MR. KIRBY: No, I said the Taliban would be responsible for running an airport that's in a city that they are now the titular heads of government there. 

Q: (Inaudible) part on security right?

MR. KIRBY: I -- I -- what I -- Courtney they're -- when we are gone the airport will no longer be secured by American forces. How -- what that security looks like after we're gone I can't speak to that.

Q: before the U.S. leaves though.

MR. KIRBY: We will --

Q: And who will be doing it as the U.S. -- let's say those last couple of aircraft leave with Americans, who's running security, keeping those aircraft and the runways safe?

MAJ. GEN. TAYLOR: Yes, so you're asking a very good tactical question, right. So, in a security which we would call, you know, a commander's inherent responsibility throughout every phase of the operation, we are continuing to secure ourselves to the very last requirements of that. 

So when you say who's securing the, you know, the last flight and all those things and we will have that ability to secure ourselves through, you know, multiple means to ensure flights are able to take off.

Q: And then while I you up there I just want clear one thing that you just said. You said that the most senior commanders on the ground our out and discussing things with the Taliban. Do you mean that Admiral Vasely and General Donahue are actually to the checkpoints and --

MAJ. GEN. TAYLOR: I don't want to give, you know, names and things that are going -- I would just say that commanders that have authority and echelon to be able to communicate, because as we said the most important thing is to be able to coordinate with the Taliban to get the right people through.

We've seen that there's been, you know, reports of not the right folks being able to get through. So every day we are ensuring that we can get as many people in as possible so that we can fly them to safety.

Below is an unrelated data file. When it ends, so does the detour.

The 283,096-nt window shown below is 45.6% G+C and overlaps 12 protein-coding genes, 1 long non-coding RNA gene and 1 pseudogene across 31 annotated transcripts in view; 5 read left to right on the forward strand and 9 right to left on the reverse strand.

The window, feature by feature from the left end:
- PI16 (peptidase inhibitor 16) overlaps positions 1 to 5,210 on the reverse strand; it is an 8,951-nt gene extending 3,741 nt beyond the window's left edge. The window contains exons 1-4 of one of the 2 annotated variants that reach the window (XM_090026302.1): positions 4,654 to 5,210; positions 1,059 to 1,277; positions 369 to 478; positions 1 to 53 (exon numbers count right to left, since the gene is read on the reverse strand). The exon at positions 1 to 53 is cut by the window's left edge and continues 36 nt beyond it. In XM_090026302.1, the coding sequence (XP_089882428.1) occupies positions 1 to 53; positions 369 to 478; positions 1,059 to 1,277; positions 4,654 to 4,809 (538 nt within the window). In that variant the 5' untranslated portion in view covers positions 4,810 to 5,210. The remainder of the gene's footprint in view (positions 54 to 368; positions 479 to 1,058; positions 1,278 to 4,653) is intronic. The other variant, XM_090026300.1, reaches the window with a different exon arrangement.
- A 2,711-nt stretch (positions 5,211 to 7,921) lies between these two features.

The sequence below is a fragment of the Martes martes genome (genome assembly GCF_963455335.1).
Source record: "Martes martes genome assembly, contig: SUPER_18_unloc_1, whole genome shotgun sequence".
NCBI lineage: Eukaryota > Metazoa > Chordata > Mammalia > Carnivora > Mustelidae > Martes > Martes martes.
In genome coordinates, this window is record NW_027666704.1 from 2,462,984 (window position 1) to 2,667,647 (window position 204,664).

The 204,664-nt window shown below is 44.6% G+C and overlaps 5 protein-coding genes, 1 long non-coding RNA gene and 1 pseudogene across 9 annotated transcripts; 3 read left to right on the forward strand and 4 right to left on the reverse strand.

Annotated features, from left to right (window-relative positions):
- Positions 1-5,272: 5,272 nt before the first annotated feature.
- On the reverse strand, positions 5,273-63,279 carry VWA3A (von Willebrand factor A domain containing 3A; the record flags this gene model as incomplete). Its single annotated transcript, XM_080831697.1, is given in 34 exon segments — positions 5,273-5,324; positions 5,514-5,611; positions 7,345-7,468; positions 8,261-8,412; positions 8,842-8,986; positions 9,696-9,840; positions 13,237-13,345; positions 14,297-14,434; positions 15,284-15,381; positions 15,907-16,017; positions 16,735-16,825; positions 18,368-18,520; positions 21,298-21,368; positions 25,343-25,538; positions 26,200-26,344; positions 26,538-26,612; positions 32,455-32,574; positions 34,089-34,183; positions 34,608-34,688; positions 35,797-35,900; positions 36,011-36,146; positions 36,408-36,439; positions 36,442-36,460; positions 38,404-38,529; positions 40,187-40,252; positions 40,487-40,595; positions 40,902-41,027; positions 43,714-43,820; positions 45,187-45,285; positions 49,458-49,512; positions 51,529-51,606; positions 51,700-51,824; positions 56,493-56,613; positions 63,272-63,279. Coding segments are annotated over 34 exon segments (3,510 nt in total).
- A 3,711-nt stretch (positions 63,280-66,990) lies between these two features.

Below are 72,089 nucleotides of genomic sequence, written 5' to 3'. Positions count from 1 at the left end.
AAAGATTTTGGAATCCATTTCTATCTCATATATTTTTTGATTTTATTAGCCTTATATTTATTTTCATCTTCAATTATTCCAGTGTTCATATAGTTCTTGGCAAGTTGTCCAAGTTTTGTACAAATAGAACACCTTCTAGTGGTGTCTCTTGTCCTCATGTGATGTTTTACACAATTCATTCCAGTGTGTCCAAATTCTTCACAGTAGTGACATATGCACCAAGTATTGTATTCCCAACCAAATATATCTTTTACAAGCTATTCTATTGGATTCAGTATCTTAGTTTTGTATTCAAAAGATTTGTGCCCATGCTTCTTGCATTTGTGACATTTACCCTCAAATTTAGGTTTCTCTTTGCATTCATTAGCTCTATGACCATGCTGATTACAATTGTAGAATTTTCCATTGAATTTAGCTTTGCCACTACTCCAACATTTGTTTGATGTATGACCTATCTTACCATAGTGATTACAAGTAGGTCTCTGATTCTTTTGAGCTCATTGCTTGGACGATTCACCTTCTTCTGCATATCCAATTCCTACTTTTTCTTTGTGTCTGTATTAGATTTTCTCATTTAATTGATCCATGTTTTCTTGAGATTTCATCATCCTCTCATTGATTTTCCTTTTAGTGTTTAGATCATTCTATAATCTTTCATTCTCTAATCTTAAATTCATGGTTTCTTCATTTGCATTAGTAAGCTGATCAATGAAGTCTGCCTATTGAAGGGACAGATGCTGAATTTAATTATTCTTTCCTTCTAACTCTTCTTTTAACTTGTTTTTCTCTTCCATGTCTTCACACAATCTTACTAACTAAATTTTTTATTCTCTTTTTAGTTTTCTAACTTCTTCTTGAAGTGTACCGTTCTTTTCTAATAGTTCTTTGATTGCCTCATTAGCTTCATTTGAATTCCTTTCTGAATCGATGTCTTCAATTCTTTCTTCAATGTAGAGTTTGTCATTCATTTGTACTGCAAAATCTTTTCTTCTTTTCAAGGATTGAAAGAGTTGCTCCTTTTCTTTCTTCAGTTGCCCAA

Q: And then if I could just ask you one more John. The -- on the equipment that you were talking about earlier, so when you talk about transitioning towards getting military assets out, so obviously getting them -- the people out, American military out. 

But will there be a point where you will have a decision or General, whoever it is, McKenzie, Admiral Vasely, will have a decision about putting people on these aircrafts or putting some of the equipment, artillery, C-RAMs, (counter rocket, artillery, and mortar) all the equipment that's still at the airport there? And has there been a decision made to prioritize lives over military equipment?

MR. KIRBY: Lives are always going to be the priority, Court, period. But as we get closer to the end there will be some equipment and systems that we will probably take with us as we leave. And the disposition of what we aren't taking with us, that will be up to Admiral Vasely to determine how that stuff is handled. But lives will always be the chief priority throughout this entire process.

Q: All nationality lives?

MR. KIRBY: Lives will always be the priority throughout this process.

Let me go over here, Idrees?

Q: Two quick questions. I think yesterday you did say something about 4,000 Americans have been evacuated.

MR. KIRBY: That's correct.

Q: Is there an updated number? And do you have the sort of base number of how many has to be evacuated now?